Now, I certainly believe it has that potential. But think back not too many years ago, that's what people were saying about 3D printing as an example. There's potential there. That doesn't necessarily mean it's going to crystallize. Walmart might not sound like a likely player in cryptocurrency or NFT.
But then again, it also wasn't too many years ago that we would have mocked Walmart's e-commerce ambitions, and then it acquired Jet, and then that became the company's primary growth engine. Walmart definitely has the forward-thinking.
Even though it's an old economy company, I think they have the forward-thinking ideas. I think that they could find a way to meld cryptocurrency and NFTs into their business. Like Trevor said, I don't think it's going to be a needle mover.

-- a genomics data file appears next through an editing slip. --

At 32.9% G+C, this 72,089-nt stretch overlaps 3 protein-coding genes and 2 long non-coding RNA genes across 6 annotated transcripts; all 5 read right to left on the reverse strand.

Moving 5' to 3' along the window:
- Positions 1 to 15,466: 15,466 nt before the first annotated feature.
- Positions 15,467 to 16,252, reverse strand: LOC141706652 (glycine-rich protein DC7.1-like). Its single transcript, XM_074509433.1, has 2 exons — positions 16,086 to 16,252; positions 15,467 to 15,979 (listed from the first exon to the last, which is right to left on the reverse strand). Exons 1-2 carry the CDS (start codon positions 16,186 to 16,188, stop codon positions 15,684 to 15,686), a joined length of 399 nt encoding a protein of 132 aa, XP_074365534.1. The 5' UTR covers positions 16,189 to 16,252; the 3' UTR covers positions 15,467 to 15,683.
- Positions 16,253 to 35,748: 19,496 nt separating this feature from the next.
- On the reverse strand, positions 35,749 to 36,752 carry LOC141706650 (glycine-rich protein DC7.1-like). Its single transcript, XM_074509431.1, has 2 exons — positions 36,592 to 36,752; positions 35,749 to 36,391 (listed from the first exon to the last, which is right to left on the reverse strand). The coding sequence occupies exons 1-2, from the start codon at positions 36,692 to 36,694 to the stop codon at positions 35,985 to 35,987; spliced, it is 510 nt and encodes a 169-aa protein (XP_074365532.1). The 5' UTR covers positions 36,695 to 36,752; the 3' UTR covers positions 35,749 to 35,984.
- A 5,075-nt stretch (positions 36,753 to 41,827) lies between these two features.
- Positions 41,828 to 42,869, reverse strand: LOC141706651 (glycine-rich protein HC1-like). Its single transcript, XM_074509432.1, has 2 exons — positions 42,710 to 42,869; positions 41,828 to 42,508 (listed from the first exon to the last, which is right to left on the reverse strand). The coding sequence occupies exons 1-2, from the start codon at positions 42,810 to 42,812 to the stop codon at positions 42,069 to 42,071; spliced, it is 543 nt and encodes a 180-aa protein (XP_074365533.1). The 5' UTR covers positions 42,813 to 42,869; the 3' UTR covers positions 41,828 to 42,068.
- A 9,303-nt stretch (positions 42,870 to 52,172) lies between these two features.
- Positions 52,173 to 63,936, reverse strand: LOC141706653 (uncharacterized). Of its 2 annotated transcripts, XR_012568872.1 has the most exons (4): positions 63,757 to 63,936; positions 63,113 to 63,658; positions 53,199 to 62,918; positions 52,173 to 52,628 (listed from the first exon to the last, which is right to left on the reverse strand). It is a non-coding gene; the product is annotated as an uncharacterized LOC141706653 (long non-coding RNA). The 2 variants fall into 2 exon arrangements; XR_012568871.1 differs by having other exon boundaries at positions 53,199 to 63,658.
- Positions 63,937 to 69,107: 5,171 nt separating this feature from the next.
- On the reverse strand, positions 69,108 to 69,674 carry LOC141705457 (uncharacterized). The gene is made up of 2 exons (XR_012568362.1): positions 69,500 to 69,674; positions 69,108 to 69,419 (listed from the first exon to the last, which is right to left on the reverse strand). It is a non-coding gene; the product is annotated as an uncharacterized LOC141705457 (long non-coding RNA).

But with regards to the metaverse, I think companies with the means, they better be willing to stake a claim now. Because if the metaverse is as big as we think, it's going to be the companies that are putting down stakes now. If you look at cryptocurrency and NFTs, we think, well, that's all very new. But there's already crypto millionaires out there. I think the metaverse is probably going to follow a similar trajectory.
I think there's a lot of lucrative opportunities out there. If you think about the potential applications, they're already doing a 360-degree films for real estate. Combine that with virtual and augmented reality and you do real-time walkthroughs of a houses you're thinking about buying, home furnishings, car shopping, e-commerce, as well as the things we've already talked about, gaming and social media, the obvious ones. I don't think the question is so much as who's next, but who's going to be left behind if they don't get on it now.
Rachel Warren: Yeah. I think those are good points. This idea that if Walmart doesn't get in on the metaverse and companies like Walmart that they'll miss out and forfeit their opportunity. It's interesting. I haven't really thought about it in the sense of kind of like companies once scoffed at the idea of having a website. Now this is this essential part of their business operations.